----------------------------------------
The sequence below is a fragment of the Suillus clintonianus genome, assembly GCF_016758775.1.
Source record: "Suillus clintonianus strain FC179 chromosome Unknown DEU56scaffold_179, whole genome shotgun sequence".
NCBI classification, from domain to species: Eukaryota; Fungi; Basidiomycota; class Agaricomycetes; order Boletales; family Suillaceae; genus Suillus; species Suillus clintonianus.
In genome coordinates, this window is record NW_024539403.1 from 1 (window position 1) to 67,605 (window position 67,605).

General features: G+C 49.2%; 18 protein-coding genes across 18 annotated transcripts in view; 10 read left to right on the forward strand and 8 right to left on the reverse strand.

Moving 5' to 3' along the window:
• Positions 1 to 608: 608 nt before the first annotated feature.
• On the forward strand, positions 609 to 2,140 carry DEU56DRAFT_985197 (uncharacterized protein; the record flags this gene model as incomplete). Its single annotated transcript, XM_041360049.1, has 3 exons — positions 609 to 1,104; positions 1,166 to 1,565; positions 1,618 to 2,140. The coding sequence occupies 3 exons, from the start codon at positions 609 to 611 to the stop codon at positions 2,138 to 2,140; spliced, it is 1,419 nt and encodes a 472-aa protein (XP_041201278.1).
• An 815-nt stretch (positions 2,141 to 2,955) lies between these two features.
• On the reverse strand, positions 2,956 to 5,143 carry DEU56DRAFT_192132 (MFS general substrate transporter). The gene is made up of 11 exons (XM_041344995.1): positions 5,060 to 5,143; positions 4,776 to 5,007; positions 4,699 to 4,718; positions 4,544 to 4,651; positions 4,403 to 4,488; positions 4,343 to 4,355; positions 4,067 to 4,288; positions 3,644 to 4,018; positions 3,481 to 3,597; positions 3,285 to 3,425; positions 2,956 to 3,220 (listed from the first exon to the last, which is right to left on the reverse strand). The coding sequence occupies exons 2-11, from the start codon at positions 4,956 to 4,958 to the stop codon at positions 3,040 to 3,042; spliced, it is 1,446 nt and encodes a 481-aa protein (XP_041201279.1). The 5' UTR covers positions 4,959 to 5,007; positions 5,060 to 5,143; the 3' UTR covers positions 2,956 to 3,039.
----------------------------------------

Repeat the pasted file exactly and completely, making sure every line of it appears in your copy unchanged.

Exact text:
The sequence below is a fragment of the Suillus clintonianus genome, assembly GCF_016758775.1.
Source record: "Suillus clintonianus strain FC179 chromosome Unknown DEU56scaffold_179, whole genome shotgun sequence".
NCBI classification, from domain to species: Eukaryota; Fungi; Basidiomycota; class Agaricomycetes; order Boletales; family Suillaceae; genus Suillus; species Suillus clintonianus.
In genome coordinates, this window is record NW_024539403.1 from 1 (window position 1) to 67,605 (window position 67,605).

General features: G+C 49.2%; 18 protein-coding genes across 18 annotated transcripts in view; 10 read left to right on the forward strand and 8 right to left on the reverse strand.

Moving 5' to 3' along the window:
• Positions 1 to 608: 608 nt before the first annotated feature.
• On the forward strand, positions 609 to 2,140 carry DEU56DRAFT_985197 (uncharacterized protein; the record flags this gene model as incomplete). Its single annotated transcript, XM_041360049.1, has 3 exons — positions 609 to 1,104; positions 1,166 to 1,565; positions 1,618 to 2,140. The coding sequence occupies 3 exons, from the start codon at positions 609 to 611 to the stop codon at positions 2,138 to 2,140; spliced, it is 1,419 nt and encodes a 472-aa protein (XP_041201278.1).
• An 815-nt stretch (positions 2,141 to 2,955) lies between these two features.
• On the reverse strand, positions 2,956 to 5,143 carry DEU56DRAFT_192132 (MFS general substrate transporter). The gene is made up of 11 exons (XM_041344995.1): positions 5,060 to 5,143; positions 4,776 to 5,007; positions 4,699 to 4,718; positions 4,544 to 4,651; positions 4,403 to 4,488; positions 4,343 to 4,355; positions 4,067 to 4,288; positions 3,644 to 4,018; positions 3,481 to 3,597; positions 3,285 to 3,425; positions 2,956 to 3,220 (listed from the first exon to the last, which is right to left on the reverse strand). The coding sequence occupies exons 2-11, from the start codon at positions 4,956 to 4,958 to the stop codon at positions 3,040 to 3,042; spliced, it is 1,446 nt and encodes a 481-aa protein (XP_041201279.1). The 5' UTR covers positions 4,959 to 5,007; positions 5,060 to 5,143; the 3' UTR covers positions 2,956 to 3,039.